Middle School Science Fair Highlights Students’ Research Interests
The ponderings of young scientists at George Fischer Middle School were highlighted at the annual science fair over the weekend. Tables lined the gymnasium space as students presented scientific wonders, interesting experiments, and amazing findings on diverse topics including soil erosion, the power of light, the weathering of limestone, mold growth and others.
More than 60 projects were submitted for this year’s science fair by students in grades 5-8 in the categories of Biology, Earth and Space, Physical Science, Technology and Mathematics.
Sixth-grade students Lucas Hauptner and Jack Sutherland entered their project, an infinity mirror, in the Technology category. An infinity mirror uses parallel mirrored surfaces to create the illusion of an endless space through reflection. Their project earned first-place honors.
During their demonstration for the judges, Hauptner and Sutherland pointed out the importance of constructing the mirror perfectly to showcase the wonder of the illusion.
“For the judging, we wanted to show that if the mirror and the plexiglass are not perfectly parallel the illusion won’t work,” said Hauptner.
The idea for their project was born out of some internet research as well as Hauptner’s personal experience with an infinity mirror on a family vacation.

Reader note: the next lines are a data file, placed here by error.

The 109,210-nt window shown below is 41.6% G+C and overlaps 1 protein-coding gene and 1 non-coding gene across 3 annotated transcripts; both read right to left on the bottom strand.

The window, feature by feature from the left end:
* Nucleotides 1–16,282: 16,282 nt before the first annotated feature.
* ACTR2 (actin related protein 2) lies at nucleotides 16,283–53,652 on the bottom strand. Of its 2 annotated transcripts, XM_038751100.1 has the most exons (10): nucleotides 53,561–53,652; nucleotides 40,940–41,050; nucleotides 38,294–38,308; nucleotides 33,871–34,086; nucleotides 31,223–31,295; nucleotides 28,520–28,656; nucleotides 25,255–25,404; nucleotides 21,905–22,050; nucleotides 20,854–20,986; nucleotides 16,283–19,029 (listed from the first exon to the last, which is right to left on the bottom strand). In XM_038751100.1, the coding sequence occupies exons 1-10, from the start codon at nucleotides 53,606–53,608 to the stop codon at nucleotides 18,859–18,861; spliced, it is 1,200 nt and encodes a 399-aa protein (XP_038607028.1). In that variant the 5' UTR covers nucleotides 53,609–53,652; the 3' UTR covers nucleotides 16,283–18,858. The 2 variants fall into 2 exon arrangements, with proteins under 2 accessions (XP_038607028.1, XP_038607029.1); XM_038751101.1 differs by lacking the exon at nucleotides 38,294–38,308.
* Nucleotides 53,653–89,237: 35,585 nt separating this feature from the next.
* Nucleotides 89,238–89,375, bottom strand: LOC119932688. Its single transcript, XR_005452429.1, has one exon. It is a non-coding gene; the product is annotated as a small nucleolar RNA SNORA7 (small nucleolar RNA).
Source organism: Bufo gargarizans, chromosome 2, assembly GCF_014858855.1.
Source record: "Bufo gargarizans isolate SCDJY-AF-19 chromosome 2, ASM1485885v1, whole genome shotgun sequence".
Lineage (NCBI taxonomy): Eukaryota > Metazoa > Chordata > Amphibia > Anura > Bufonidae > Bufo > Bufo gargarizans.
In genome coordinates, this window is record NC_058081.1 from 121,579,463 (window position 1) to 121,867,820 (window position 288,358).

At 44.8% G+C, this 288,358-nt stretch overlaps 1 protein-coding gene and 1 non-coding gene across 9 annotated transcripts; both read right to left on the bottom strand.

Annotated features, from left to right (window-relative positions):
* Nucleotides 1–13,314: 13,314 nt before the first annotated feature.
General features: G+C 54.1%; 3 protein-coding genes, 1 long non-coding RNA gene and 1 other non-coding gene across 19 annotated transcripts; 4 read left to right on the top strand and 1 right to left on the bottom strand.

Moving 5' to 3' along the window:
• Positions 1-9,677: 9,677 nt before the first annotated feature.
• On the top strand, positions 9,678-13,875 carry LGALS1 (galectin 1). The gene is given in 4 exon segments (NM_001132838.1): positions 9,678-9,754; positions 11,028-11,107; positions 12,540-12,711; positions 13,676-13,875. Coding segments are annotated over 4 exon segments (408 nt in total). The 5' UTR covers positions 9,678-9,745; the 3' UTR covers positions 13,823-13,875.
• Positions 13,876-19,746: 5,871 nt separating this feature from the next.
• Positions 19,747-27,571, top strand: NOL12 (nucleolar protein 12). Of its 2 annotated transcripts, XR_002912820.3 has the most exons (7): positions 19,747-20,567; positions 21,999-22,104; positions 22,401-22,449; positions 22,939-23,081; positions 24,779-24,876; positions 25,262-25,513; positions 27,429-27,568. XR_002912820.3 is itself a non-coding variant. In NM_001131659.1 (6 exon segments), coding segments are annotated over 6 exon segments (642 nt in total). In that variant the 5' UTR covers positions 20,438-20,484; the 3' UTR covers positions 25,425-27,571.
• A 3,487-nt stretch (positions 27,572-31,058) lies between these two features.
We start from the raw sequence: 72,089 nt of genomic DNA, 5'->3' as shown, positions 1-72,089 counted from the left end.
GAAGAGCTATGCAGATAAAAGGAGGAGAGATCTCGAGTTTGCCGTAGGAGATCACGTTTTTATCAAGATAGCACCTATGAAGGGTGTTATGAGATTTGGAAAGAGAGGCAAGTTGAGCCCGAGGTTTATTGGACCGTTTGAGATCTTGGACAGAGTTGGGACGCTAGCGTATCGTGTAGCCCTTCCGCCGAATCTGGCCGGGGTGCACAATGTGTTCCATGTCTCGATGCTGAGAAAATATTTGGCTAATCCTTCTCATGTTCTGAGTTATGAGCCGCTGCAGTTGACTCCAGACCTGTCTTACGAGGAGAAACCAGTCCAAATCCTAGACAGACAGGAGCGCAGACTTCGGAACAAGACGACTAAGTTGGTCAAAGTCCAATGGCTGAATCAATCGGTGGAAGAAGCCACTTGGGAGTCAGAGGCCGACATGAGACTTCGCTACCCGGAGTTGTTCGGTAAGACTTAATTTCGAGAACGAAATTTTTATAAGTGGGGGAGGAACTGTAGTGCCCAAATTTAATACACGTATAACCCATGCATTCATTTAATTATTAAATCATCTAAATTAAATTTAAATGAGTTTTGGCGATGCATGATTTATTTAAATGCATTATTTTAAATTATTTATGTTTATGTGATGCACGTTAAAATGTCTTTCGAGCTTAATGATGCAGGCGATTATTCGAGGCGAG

“I saw an infinity mirror, and everyone kept stopping to look at it. So, I thought it would be a good idea for us to try to create one,” he said. “We researched it, and, once we saw it, we were set.”
Fifth-grade students Kayla Ramos, Emily Lockhart and Alissa Castrovinci researched and compared the eyes of dogs, cats and humans for their project, which earned third-place recognition in the Biology category. Their pets at home helped serve as inspiration for their project.
“We were going through ideas, and one was about how eyeglass lenses are made, and I immediately thought of cat eyes,” said Ramos. “I was going to use my pets for the experiment, but I never got a chance to. But I did love them a little more during the process.”
Ramos has both dogs and cats at home but focused on the dog eye research portion for the group.
“I just thought the whole topic sounded interesting,” said Castrovinci, who focused on the human eye research.
The group created a display box that used a mirror and a flashlight to show how light reflects on the different eyes.
Sixth-grade student Emelia Delamere submitted a project that compared the effects of playing music on plants in her house.
“I play music a lot, and I noticed that my plants would grow more when I kept them in the room that I play my flute in,” said Delamere.
For her experiment, she compared plants exposed to her music to one kept in another room where music was not played. All plants had the same amount of water, sunlight and other nutrients. The plants that were exposed to the music thrived while the one that was not exposed eventually died.
Fifth-grade student William Suppa entered a research project on the science of avalanches. He earned first place in the Earth and Space category for his grade.
“It was the first thing that came to my mind, because avalanches are such an underrated topic, and I wanted to study something unique,” said Suppa. He studied the triggers and what causes avalanches and the different layers of snow.
“The thick, packed snow is made of flour; the weak loose layer is made of sea salt; and the strong layer is made of kinetic sand,” he said while demonstrating the movement of the various layers by banging a kitchen mallet against his display.